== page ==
As a personal example my 9th Gen Intel Dell laptop works fine on 4.15, 5.0 and 5.3, and is theoretically fully supported by kernel 4.15. But it's wireless connection stability is much better on kernel 5 and 5.3 than 4.15. I know what kernel I'll be using.
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Re: I had to rollback to kernel 4.15 due to serious issues with 5.3

Post by asinoro »

I agree with smurphos and I want to add, that’s why it is important to have always good backup.
You have to understand, that Linux distros in general are testing distros, because they have to introduce new software for the new hardware, so it is understandable to have issues with the old PC or laptop which uses kernel for new PC or laptops.
On the other hand a component like wireless driver which already mention by smurphos could have problems with the current kernel which will be solved with a newer kernel but could have issues with your Virtual Box for example.
So, a small operating system around 30-40 GB and a good backup, can very fast bring your OS in the previous good condition.

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Re: I had to rollback to kernel 4.15 due to serious issues with 5.3

Post by pbear »

smurphos wrote:
Wed Feb 19, 2020 2:10 am
it's a bit of an over-simplification to state that newer kernels series are only for support of newer hardware. They can also bring new kernel features, refined support of existing hardware, performance improvements in extant drivers, schedulers, file system performance etc.
Point taken.
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nermeenhm
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Re: I had to rollback to kernel 4.15 due to serious issues with 5.3

Post by nermeenhm »

Racer-X- wrote:
Tue Feb 18, 2020 11:42 am
nermeenhm wrote:
Tue Feb 18, 2020 3:39 am
Hi,

As you can see from the title, I had to roll back to kernel 4.15 as of today and it's working more than fine with me. Before that I was on the 5.0 but since its life will end this month I had to sacrifice and roll back now to 4.15. Needless to say that the 5.3 kernel was horrible and I couldn't even login with it; black screen at startup and total standstill (video card i195 issues).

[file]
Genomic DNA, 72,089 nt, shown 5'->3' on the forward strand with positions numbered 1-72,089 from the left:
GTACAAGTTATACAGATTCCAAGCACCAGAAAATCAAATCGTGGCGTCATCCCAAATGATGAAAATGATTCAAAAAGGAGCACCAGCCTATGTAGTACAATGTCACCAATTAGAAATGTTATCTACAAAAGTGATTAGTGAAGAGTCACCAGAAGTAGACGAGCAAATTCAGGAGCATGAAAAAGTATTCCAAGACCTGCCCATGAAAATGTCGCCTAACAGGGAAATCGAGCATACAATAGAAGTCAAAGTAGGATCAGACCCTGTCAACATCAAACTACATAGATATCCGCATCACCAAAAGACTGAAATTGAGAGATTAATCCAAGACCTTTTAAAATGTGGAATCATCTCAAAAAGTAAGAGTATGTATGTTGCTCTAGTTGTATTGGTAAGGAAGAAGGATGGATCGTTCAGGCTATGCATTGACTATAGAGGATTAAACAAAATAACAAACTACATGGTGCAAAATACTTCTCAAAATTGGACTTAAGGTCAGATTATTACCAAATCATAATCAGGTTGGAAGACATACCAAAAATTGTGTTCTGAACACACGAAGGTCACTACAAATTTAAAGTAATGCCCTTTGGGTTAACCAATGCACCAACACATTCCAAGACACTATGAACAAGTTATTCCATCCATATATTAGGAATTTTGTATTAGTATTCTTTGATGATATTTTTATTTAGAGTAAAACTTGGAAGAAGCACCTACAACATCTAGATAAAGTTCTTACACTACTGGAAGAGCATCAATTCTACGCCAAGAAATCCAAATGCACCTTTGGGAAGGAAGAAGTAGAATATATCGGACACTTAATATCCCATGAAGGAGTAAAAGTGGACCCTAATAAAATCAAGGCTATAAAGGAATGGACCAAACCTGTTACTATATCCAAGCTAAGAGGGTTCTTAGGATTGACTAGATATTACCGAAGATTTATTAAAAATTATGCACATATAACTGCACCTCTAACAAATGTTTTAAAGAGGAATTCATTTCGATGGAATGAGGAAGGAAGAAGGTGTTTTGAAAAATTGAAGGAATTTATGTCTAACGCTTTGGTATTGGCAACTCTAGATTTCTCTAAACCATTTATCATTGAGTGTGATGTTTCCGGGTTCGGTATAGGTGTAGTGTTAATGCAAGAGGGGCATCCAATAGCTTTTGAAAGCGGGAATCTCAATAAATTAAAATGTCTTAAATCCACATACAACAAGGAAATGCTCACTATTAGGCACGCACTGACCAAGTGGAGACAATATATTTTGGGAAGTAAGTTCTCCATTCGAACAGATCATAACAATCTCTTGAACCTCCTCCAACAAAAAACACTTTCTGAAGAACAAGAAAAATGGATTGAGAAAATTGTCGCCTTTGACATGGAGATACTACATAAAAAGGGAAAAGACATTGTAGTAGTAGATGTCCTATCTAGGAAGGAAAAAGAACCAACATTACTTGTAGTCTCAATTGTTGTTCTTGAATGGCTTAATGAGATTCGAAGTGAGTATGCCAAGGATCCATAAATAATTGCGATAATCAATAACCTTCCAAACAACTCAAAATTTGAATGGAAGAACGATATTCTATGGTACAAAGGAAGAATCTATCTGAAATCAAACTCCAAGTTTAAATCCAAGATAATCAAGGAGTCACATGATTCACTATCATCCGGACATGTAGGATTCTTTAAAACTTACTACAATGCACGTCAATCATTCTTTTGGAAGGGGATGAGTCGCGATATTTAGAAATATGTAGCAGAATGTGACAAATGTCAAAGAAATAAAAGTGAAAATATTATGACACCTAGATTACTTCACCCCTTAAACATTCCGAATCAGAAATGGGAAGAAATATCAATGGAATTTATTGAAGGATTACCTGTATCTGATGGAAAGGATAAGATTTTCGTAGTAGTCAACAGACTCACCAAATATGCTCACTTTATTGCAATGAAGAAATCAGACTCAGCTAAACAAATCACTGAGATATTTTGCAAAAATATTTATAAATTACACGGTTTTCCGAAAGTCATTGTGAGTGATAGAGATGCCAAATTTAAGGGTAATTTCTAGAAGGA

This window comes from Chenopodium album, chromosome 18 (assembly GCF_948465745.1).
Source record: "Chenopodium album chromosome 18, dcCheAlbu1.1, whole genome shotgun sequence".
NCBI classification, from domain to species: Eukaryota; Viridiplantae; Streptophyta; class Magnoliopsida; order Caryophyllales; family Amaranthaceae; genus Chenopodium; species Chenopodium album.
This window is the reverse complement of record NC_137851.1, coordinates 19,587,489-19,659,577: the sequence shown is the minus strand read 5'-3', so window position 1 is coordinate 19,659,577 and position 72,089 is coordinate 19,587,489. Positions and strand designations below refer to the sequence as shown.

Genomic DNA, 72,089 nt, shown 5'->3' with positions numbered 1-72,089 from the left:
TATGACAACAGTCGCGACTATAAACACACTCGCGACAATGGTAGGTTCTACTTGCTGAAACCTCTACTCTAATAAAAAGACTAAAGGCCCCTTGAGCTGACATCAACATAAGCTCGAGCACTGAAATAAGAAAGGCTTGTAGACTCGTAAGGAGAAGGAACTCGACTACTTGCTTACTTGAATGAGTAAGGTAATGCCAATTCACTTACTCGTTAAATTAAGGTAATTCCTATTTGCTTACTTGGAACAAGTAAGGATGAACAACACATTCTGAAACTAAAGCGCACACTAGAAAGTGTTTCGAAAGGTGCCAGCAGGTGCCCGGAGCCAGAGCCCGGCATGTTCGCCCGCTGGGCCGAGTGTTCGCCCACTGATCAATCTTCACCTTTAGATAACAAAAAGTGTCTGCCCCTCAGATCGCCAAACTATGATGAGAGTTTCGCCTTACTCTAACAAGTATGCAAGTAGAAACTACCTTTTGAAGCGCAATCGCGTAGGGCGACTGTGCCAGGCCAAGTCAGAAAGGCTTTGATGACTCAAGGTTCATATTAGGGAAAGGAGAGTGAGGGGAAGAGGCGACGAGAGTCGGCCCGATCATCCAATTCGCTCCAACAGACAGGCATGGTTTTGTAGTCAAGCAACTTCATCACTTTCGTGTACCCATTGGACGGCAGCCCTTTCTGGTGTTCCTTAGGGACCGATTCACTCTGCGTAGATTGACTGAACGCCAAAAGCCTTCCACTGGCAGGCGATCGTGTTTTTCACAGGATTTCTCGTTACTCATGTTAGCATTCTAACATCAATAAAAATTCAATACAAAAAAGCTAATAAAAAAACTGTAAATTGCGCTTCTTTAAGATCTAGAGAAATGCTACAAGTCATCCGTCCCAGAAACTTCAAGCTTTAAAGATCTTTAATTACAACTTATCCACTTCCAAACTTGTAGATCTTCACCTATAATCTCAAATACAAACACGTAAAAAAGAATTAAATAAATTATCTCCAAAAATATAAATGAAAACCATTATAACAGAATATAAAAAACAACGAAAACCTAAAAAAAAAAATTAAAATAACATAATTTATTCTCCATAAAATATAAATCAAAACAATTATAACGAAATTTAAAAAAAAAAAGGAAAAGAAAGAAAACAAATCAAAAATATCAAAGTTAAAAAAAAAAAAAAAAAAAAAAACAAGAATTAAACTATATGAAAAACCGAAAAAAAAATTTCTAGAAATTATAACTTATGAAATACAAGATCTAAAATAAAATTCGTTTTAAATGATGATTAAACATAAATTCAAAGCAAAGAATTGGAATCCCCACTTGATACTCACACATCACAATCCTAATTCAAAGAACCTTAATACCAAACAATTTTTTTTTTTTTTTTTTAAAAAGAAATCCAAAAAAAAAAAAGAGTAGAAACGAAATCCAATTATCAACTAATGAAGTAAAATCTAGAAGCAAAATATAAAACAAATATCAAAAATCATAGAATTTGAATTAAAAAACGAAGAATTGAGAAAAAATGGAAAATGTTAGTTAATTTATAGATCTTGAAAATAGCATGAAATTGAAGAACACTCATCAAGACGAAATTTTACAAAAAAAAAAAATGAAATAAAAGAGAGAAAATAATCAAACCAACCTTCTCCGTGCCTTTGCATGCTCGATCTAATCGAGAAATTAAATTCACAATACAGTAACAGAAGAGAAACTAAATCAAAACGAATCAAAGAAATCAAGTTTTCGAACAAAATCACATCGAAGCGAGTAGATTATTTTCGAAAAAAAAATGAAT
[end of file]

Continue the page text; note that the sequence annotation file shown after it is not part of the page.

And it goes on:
My question: Will I be notified by the update manager when the kernel 5.5 is offered? I'm hoping my issue will be solved with the 5.5.

Thanks,
I'm completely baffled by this post. Why do you want (or need) a newer kernel?

4.15 is the LTS kernel for Ubuntu 18.04 LTS. There are literally millions of computers running this kernel and Ubuntu is committed to supporting that kernel with security updates and bug fix updates until April of 2023. I can't understand why anyone would consider this a "sacrifice," or why anyone would want to upgrade install a newer, potentially buggy kernel if their computer is fully functional with the LTS kernel.
Ok, kernel 4.15 was not installed on my system. I have only just installed Mint's new version 19.3 (just a few weeks ago) and it worked with the 5.0 kernel. I didn't even have the 4.15 running to be able to know if it will work or not! So, now that's it's working I don't have any other kernel on my system except this one (I had to remove all 5.0 and 5.3 kernels) and I'm sure I must've read somewhere that it's better to have at least 2 kernels on your system in cause something goes wrong! Look I'm admitting that I'm totally and absolutely a newbie in Linux or Mint or any of this technical stuff and as you know people with ZERO knowledge are always taking unnecessary precautions to compensate for their lack of knowledge. That's why I've posted this question here in the newbies section. Thanks.

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Re: I had to rollback to kernel 4.15 due to serious issues with 5.3

Post by nermeenhm »

Hoser Rob wrote:
Tue Feb 18, 2020 8:05 am
This sort fo thing happens, especially with old hardware. Paste the text output of inxi -Fxz run in the terminal.
System:
Host: nermeen-Inspiron-5567 Kernel: 4.15.0-88-generic x86_64 bits: 64
compiler: gcc v: 7.4.0 Desktop: Cinnamon 4.4.8
Distro: Linux Mint 19.3 Tricia base: Ubuntu 18.04 bionic
Machine: